• ‘The most serious crisis, however, was over the showing on national television of a series called River Elegy.’
    • ‘As a television series, Buffy the Vampire Slayer has always been a bit of an odd duck.’
    • ‘Indeed, he made his television debut in the series at the sprightly age of 75.’
    • ‘The show will be on the slopes in St Moritz to present the first programme in this new ten programme series.’
    • ‘He is now working on a three-part TV series called Homecoming, and a feature film, Liverpool Leopard.’
    • ‘Civil naming ceremonies were made popular by the hit TV drama series Cold Feet - which is made in Manchester.’
    • ‘Meanwhile, she is seeking solace in a new TV series called Monk - about a hypochondriac detective.’
    • ‘They're making a six-part documentary series about an English family chasing their dream of living in a Scottish castle.’
    • ‘Of course children's series have a problem with realism that adult dramas don't.’
    set of programmes, programme, production, serial
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  • 3Music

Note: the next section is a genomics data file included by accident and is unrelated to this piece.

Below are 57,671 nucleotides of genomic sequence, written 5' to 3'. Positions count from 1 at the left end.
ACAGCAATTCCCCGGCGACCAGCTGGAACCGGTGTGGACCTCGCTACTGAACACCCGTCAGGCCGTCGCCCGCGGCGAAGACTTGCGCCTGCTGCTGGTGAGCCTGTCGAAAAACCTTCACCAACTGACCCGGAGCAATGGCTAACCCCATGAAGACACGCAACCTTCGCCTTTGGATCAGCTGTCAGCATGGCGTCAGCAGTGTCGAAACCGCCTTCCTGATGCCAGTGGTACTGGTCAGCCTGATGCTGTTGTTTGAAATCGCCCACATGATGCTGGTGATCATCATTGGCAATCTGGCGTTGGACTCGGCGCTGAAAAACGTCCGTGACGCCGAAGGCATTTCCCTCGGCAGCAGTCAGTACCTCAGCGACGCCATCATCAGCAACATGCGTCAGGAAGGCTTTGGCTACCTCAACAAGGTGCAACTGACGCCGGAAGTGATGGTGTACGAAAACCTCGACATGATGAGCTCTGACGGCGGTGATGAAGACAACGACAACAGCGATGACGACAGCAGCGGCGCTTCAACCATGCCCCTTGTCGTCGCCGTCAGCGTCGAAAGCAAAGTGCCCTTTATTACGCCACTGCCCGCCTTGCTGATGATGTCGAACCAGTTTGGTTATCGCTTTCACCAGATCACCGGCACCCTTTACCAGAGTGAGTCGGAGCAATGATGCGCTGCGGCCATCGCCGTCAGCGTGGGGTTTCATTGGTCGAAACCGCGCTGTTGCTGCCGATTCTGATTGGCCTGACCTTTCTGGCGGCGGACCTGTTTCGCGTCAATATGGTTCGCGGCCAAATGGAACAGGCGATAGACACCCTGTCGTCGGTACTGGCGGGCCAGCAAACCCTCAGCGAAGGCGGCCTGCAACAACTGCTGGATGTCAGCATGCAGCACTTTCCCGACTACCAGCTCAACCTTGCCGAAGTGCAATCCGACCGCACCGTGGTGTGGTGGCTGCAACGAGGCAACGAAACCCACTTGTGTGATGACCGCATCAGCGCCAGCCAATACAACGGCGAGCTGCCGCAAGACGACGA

another term for tone row

    • ‘The odd notes in the series represent a rising chromatic scale; the evens, a falling one.’
  • 4as modifier Denoting electrical circuits or components arranged so that the current passes through each successively.

    The opposite of parallel

    ‘a series circuit’
    • ‘the series connection of the two coils’
    • ‘In a series circuit with two or more bulbs, which bulb lights first when the circuit is closed?’
    • ‘A series resistor and parallel cap were not as effective as a series inductor and the cap.’
  • 5Geology
    (in chronostratigraphy) a range of strata corresponding to an epoch in time, being a subdivision of a system and itself subdivided into stages.

    ‘the Pliocene series’
    • ‘It seeks to achieve the precise definition of systems, series, and stages by the use of fossils within the Phanerozoic rocks.’
    • ‘These series are chemically defined subdivisions of the Arequita Formation.’
    • ‘A thinner series of these rocks occurs on top of horsts of Jurassic rocks.’
  • 6Chemistry
    A set of elements with common properties or of compounds related in composition or structure.

    Compare with period (sense 5 of the noun)

    ‘the metals of the lanthanide series’
    • ‘Good examples of a series of elements in the same family are the transition metals.’